How do you build a billion-dollar SaaS enterprise software company? For one thing, you might start with a CEO who looks less like Box’s youthful Aaron Levie and more like Salesforce’s Marc Benioff—and stick with him for the long term. The current obsession with millennials running things doesn’t pencil out when it comes to one particularly important slice of the tech economy.
We recently analyzed the people running the 65 leading public and private companies in our SaaS Success Database, a list we first published earlier this year. It includes companies with a realized exit of at least $500 million and private companies valued north of $1 billion. Some 60% of the founding CEOs at these companies—all standouts in their respective markets–started their companies while in their 30s, while nearly 20% did so while over 40. Benioff was 35 when he left Oracle to start Salesforce; only 20% of the executives on our list were in their 20s, like Levie, and college dropouts like the Box founder were even more rare.
And, interestingly, 69% of these CEOs hung onto their jobs through a liquidity event, like an initial-public offering or acquisition—an interesting data point given the market’s focus today on “unicorns” and tech IPOs.
Obviously there are successful outliers in any analysis like this–congrats on your huge business, Aaron–but age and seasoning of business wisdom does play a role in making a successful software-as-a-service company. We’re going to be updating our database quarterly and analyzing different elements of a successful SaaS corporate trek—what we call the SaaS Adventure–to reveal a more nuanced picture of SaaS success and lessons for entrepreneurs.
The most recent work focuses on leadership profile: age, work experience, and educational background. We also examined how leadership switches at key inflection points, such as an IPO or acquisition, relate to these companies’ long-term success.
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The average age of the founding CEOs in our dataset was 35, and more than 67% were first time CEOs. While a small percentage were in their 20s when they began their SaaS journeys, 4.6% were aged 50+. As far as past work experience, by and large, SaaS founders rose through the tech ranks. Most were veterans of enterprise software who set out to solve a problem they found at a prior company.
Excluding those who’d previously served as a tech CEO (30.8% of our dataset), 21.5% of the group held “C-level” management roles at other companies, while 24.6% held lower-level tech positions in their previous organizations. Only 4.6% of our entire dataset hailed most recently from tech sales – the same number who claimed the CEO chair straight out of undergrad. Outliers from our “other” category included Cvent founder CEO Reggie K. Aggarwal (lawyer), several tech investors, investment bankers and consultant types (including KANA founder Mark Gainey and IntraLinks founder Mark S. Adams). Kenexa founder Rudy Karsan’s pre-CEO title was unique for our dataset: Head of Marketing Actuarial.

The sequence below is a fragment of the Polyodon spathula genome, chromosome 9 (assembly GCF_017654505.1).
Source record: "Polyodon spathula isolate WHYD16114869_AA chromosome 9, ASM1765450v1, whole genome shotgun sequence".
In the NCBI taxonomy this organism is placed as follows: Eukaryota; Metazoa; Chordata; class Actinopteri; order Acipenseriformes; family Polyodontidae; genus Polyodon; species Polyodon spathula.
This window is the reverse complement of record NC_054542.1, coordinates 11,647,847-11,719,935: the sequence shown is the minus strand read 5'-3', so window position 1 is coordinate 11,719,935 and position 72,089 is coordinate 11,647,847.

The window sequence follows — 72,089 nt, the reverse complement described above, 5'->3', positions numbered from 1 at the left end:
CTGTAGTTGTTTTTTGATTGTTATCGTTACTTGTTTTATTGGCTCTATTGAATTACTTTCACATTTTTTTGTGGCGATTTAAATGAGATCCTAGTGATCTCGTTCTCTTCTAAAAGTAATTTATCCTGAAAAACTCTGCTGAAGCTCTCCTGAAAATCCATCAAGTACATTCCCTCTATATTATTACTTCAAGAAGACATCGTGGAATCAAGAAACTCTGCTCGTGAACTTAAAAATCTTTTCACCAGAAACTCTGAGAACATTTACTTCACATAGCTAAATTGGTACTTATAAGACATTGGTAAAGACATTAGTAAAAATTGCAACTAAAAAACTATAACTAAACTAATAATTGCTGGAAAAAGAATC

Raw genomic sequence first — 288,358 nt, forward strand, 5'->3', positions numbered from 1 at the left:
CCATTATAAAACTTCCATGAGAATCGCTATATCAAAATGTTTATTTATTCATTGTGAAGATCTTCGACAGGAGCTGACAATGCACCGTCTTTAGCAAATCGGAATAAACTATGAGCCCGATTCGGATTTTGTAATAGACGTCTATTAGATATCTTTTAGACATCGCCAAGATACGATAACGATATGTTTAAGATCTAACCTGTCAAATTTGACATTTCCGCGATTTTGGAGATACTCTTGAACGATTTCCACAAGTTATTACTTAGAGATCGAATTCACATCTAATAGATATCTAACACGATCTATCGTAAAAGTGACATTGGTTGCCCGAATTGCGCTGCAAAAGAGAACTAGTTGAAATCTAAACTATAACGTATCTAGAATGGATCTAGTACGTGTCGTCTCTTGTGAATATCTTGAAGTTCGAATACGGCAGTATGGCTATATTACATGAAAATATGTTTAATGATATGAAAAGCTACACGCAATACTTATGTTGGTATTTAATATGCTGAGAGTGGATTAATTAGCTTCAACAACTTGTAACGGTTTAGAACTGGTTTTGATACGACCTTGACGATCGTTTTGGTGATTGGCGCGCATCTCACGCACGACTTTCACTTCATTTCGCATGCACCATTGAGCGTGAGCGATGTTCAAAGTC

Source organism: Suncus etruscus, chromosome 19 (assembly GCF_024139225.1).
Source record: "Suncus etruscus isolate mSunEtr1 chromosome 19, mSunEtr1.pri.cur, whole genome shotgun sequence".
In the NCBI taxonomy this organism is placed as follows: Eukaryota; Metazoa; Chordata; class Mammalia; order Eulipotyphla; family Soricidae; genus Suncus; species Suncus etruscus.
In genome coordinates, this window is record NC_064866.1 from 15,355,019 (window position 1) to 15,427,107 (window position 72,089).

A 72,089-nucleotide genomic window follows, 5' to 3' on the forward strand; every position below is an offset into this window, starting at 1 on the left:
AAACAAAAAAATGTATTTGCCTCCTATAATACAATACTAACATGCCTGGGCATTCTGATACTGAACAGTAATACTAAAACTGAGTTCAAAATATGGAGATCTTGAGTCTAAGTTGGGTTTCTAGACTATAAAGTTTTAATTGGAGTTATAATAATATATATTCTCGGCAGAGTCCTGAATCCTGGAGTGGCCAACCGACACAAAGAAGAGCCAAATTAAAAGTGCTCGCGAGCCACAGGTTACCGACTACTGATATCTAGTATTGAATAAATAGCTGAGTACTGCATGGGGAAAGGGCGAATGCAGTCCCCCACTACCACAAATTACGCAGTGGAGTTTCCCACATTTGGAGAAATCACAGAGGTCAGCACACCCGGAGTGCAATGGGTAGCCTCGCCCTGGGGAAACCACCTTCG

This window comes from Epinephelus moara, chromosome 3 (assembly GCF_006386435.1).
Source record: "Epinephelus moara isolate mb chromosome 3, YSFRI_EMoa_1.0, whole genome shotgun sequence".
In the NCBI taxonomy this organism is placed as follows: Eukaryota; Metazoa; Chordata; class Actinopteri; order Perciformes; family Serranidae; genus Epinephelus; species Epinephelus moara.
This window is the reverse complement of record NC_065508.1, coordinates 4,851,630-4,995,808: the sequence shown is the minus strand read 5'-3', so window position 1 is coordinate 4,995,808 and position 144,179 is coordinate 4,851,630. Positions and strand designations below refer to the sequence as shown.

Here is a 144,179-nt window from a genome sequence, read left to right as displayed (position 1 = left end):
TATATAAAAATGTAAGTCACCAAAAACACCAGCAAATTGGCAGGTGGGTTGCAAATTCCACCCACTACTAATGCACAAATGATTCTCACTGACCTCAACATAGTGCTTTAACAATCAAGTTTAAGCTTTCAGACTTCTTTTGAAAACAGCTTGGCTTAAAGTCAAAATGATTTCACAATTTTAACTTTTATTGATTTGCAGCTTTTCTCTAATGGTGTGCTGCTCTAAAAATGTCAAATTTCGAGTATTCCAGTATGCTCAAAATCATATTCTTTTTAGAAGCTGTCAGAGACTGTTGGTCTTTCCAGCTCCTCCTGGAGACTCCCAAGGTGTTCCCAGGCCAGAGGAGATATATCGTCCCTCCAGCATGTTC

In SaaS and other sectors, entrepreneurship can be a long and lonely journey, so it’s not surprising that many of the successful CEOs in our database worked closely with others in founding their companies. In our group, 36.9% of the companies had two founders, and 18.5% started with three. However, 57.8% had no prior history of working together.
And, troublingly, just one of the 65 founding CEOs, Gail Goodman from Constant Contact, is a woman. Rebecca Ward took over the CEO slot later at Tealeaf, but the fact remains that diversity—specifically, lack of it– is an issue at successful SaaS companies and at every level in technology.
When we looked at educational backgrounds, our findings disproved the sentiment that an academic background in STEM (science, technology, engineering and math) is a pre-requisite for success in founding tech businesses. Three takeaways:
Successful SaaS CEOs skew technical in their studies, but by no means exclusively. Of the founding CEOs on our list who earned undergraduate degrees (our dataset included just one notable dropout, in Aaron Levie, and six others for whom we were unable to verify a degree), almost 40% majored in computer science or engineering, and 15.5% in math, science or premed. Business and economics majors together made up 32.8% of the group, making it the second-biggest category behind CS/engineering. Liberal arts majors represented just over 12% of the CEOs.